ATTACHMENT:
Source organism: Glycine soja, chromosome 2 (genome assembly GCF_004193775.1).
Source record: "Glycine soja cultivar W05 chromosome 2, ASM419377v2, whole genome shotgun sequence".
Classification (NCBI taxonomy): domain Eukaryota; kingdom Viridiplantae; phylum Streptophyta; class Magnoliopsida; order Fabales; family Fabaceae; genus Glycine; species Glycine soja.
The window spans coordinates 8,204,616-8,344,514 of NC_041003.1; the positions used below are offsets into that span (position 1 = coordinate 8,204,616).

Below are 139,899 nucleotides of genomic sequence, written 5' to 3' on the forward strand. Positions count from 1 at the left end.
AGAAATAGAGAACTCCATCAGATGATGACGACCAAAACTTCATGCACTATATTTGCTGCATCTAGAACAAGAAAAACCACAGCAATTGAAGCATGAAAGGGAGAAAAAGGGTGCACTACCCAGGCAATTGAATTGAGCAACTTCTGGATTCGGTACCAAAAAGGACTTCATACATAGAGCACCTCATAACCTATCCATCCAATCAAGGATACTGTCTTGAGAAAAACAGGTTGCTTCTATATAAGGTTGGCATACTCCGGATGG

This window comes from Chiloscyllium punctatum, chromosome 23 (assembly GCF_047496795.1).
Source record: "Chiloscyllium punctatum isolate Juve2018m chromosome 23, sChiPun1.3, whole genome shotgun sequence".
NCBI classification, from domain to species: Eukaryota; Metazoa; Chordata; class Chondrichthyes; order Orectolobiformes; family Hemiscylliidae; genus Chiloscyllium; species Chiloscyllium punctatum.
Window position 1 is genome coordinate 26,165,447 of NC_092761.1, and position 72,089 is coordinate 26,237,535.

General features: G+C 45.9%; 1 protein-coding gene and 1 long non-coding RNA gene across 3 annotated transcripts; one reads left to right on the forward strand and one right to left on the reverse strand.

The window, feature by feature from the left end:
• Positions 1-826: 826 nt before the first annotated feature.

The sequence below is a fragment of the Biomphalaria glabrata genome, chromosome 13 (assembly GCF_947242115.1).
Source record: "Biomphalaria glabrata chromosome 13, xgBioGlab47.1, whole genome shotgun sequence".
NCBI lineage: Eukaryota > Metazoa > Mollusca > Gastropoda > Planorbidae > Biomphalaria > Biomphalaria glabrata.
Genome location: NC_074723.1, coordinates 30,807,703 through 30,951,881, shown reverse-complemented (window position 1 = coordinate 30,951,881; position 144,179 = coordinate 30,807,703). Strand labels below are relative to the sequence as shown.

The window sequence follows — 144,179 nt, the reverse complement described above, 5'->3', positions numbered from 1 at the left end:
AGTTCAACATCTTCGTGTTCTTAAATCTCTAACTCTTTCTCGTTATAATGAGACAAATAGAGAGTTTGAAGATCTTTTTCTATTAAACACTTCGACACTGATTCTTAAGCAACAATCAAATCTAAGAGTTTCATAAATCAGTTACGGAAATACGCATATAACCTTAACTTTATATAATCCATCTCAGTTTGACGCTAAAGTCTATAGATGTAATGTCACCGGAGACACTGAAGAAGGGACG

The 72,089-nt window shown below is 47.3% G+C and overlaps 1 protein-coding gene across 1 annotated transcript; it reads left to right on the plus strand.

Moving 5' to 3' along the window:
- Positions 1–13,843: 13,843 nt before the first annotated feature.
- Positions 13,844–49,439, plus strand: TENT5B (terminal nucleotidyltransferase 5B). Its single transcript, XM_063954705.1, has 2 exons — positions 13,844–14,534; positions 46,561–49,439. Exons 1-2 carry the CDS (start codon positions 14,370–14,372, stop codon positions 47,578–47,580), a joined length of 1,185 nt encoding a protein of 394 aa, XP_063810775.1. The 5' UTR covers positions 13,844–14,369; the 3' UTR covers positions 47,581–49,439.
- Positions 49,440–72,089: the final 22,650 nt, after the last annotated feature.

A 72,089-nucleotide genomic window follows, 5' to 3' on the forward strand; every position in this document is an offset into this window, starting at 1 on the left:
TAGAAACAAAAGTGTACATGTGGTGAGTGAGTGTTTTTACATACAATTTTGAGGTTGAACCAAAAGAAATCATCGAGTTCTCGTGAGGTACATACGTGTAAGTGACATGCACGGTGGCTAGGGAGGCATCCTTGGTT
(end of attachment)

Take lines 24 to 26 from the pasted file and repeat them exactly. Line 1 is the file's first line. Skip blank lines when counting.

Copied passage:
- Positions 49,440–72,089: the final 22,650 nt, after the last annotated feature.

A 72,089-nucleotide genomic window follows, 5' to 3' on the forward strand; every position in this document is an offset into this window, starting at 1 on the left:
TAGAAACAAAAGTGTACATGTGGTGAGTGAGTGTTTTTACATACAATTTTGAGGTTGAACCAAAAGAAATCATCGAGTTCTCGTGAGGTACATACGTGTAAGTGACATGCACGGTGGCTAGGGAGGCATCCTTGGTT